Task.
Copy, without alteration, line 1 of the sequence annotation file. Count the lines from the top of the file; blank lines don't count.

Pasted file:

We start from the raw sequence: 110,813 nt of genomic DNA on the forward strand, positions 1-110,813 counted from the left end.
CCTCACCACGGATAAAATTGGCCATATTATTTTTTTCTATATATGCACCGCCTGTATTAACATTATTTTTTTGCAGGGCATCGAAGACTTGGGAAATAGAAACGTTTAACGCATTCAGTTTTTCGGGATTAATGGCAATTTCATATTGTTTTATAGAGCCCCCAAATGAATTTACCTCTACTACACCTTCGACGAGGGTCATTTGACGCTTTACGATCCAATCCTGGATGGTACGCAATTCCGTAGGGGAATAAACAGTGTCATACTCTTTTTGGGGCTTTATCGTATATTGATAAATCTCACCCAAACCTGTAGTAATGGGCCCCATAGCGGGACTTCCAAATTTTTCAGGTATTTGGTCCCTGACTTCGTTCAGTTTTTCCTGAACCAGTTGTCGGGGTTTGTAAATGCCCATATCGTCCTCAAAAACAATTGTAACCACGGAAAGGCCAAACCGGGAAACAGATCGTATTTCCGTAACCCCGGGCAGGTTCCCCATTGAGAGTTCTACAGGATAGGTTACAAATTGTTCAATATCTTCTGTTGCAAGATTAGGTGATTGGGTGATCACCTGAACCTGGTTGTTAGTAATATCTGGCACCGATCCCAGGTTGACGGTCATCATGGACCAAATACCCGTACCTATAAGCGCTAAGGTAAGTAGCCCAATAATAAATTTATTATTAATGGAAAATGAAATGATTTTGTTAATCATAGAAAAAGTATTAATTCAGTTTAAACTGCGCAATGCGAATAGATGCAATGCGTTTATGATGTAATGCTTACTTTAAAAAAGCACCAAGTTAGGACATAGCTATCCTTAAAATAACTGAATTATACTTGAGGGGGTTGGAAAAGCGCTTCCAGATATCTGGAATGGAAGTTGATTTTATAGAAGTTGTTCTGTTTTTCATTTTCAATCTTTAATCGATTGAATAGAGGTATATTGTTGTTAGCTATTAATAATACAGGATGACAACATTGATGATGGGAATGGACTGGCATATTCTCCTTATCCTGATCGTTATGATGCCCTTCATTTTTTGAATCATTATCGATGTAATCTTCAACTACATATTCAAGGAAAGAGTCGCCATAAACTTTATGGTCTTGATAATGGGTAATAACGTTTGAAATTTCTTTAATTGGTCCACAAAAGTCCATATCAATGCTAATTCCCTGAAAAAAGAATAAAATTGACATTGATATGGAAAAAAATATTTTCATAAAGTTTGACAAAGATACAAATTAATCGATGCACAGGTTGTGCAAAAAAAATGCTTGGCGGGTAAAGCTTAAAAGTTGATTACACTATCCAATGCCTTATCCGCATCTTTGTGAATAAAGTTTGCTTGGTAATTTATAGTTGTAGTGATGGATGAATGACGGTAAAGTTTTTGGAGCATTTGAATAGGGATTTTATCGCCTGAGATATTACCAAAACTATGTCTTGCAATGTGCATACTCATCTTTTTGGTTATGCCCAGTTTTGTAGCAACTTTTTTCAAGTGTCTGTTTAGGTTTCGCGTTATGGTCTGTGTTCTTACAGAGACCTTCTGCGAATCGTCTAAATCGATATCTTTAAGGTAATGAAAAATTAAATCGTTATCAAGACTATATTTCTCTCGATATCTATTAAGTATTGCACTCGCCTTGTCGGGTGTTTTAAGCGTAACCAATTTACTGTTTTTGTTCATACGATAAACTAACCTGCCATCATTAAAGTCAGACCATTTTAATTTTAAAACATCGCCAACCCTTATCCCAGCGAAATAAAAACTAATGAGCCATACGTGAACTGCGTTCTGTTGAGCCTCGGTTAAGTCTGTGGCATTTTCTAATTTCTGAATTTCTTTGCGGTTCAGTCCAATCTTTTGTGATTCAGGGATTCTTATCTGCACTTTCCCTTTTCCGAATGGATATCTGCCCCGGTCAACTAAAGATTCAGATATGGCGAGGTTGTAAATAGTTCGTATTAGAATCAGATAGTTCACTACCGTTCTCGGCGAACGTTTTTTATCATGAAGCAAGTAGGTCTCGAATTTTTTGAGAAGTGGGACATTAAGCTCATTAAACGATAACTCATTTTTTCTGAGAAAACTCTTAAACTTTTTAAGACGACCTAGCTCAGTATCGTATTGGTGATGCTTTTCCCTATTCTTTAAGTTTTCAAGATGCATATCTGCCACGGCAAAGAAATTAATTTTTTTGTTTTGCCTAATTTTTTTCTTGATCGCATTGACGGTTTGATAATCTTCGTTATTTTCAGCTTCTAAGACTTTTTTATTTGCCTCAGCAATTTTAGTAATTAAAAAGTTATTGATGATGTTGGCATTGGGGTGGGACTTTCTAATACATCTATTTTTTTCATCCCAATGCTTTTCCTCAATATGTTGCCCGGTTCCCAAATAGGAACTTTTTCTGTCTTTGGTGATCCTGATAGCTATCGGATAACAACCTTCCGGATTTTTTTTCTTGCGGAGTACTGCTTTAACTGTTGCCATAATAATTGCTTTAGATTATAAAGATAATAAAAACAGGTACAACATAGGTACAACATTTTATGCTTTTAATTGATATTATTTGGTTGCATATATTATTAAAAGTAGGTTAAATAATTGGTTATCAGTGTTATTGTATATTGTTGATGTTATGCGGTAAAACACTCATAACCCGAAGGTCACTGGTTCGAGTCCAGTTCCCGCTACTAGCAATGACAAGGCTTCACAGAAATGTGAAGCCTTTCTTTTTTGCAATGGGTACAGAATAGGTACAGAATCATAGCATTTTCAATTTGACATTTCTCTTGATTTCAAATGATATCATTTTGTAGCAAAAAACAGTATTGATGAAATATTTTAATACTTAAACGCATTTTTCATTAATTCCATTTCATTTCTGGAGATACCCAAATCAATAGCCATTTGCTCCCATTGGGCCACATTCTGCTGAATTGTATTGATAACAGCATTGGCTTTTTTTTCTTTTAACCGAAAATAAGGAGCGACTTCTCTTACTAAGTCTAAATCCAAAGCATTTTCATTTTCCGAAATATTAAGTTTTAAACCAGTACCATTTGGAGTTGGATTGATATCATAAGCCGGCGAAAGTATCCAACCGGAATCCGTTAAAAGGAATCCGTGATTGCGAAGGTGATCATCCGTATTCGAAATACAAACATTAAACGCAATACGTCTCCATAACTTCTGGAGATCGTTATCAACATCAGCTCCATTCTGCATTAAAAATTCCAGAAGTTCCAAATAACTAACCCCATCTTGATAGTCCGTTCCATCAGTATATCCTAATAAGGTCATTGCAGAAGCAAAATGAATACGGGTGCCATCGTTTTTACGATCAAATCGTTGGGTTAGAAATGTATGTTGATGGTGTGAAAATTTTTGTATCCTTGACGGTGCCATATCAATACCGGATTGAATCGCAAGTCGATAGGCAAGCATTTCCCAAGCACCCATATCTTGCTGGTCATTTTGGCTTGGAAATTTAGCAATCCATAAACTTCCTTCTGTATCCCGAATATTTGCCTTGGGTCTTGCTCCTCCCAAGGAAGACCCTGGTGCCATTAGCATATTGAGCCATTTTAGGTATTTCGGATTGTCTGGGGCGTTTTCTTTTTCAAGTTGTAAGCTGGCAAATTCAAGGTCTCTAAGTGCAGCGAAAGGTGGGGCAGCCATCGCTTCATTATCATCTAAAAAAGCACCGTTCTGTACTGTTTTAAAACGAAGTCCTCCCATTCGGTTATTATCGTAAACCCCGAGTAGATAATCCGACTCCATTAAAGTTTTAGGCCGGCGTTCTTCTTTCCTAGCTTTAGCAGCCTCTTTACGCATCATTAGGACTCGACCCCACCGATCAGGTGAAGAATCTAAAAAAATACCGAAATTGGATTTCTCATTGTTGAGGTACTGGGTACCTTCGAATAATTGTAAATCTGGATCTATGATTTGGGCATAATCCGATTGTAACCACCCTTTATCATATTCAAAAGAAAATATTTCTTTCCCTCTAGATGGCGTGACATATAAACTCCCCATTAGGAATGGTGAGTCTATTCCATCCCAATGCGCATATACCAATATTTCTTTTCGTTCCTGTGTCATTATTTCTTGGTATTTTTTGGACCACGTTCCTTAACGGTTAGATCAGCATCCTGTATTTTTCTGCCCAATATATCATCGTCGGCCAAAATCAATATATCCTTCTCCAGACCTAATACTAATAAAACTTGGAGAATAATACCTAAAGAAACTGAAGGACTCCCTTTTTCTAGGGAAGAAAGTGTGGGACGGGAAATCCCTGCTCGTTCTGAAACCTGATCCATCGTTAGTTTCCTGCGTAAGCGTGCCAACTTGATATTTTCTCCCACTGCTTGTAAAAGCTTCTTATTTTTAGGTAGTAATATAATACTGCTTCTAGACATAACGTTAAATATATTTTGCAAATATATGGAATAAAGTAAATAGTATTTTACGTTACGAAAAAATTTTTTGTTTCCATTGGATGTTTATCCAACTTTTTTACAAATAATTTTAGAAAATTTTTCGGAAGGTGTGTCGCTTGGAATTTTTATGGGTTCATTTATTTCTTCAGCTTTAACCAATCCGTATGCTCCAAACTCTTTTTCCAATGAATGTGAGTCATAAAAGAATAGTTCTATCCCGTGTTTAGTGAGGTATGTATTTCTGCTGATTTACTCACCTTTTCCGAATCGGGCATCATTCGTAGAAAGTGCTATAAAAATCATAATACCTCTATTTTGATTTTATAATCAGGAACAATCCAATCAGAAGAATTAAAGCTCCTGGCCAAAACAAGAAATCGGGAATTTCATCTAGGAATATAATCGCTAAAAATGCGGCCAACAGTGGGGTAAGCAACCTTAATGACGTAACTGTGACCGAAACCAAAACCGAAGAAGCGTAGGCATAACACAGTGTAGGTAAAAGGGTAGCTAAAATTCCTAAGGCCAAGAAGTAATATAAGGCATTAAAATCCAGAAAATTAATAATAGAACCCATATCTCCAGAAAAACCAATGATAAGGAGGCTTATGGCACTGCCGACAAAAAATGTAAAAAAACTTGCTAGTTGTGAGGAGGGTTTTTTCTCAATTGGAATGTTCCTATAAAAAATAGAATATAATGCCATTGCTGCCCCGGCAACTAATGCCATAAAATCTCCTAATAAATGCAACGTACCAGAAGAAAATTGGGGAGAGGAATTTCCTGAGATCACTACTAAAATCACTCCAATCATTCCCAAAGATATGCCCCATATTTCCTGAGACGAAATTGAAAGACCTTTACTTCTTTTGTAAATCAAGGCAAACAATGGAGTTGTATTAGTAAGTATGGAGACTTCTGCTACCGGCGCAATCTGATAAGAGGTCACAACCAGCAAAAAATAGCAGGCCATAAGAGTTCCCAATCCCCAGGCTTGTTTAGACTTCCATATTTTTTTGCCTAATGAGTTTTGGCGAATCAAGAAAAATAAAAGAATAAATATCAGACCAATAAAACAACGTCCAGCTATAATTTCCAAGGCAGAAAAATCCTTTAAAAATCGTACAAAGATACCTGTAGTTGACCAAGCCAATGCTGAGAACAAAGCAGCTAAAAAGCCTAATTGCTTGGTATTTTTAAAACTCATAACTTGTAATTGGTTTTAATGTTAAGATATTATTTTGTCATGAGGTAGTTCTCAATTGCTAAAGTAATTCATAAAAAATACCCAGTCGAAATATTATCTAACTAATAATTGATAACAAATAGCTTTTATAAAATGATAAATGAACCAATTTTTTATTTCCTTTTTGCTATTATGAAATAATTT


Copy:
We start from the raw sequence: 110,813 nt of genomic DNA on the forward strand, positions 1-110,813 counted from the left end.